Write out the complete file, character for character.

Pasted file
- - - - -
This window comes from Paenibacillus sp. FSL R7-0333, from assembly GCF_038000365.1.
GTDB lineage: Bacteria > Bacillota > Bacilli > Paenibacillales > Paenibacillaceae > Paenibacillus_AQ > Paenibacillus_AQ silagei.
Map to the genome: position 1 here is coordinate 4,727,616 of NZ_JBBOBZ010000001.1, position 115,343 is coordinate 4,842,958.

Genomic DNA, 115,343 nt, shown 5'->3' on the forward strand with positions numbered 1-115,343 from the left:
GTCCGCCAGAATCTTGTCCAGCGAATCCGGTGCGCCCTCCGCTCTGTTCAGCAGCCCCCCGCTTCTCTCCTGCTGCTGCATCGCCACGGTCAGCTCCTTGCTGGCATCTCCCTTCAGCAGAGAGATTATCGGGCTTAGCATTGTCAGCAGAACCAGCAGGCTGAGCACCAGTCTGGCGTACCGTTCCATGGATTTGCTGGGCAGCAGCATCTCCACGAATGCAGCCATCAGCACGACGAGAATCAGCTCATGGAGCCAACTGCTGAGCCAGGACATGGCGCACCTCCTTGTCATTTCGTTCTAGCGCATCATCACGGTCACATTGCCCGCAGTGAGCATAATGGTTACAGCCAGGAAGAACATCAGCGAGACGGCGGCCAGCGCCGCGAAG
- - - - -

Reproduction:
This window comes from Paenibacillus sp. FSL R7-0333, from assembly GCF_038000365.1.
GTDB lineage: Bacteria > Bacillota > Bacilli > Paenibacillales > Paenibacillaceae > Paenibacillus_AQ > Paenibacillus_AQ silagei.
Map to the genome: position 1 here is coordinate 4,727,616 of NZ_JBBOBZ010000001.1, position 115,343 is coordinate 4,842,958.

Genomic DNA, 115,343 nt, shown 5'->3' on the forward strand with positions numbered 1-115,343 from the left:
GTCCGCCAGAATCTTGTCCAGCGAATCCGGTGCGCCCTCCGCTCTGTTCAGCAGCCCCCCGCTTCTCTCCTGCTGCTGCATCGCCACGGTCAGCTCCTTGCTGGCATCTCCCTTCAGCAGAGAGATTATCGGGCTTAGCATTGTCAGCAGAACCAGCAGGCTGAGCACCAGTCTGGCGTACCGTTCCATGGATTTGCTGGGCAGCAGCATCTCCACGAATGCAGCCATCAGCACGACGAGAATCAGCTCATGGAGCCAACTGCTGAGCCAGGACATGGCGCACCTCCTTGTCATTTCGTTCTAGCGCATCATCACGGTCACATTGCCCGCAGTGAGCATAATGGTTACAGCCAGGAAGAACATCAGCGAGACGGCGGCCAGCGCCGCGAAG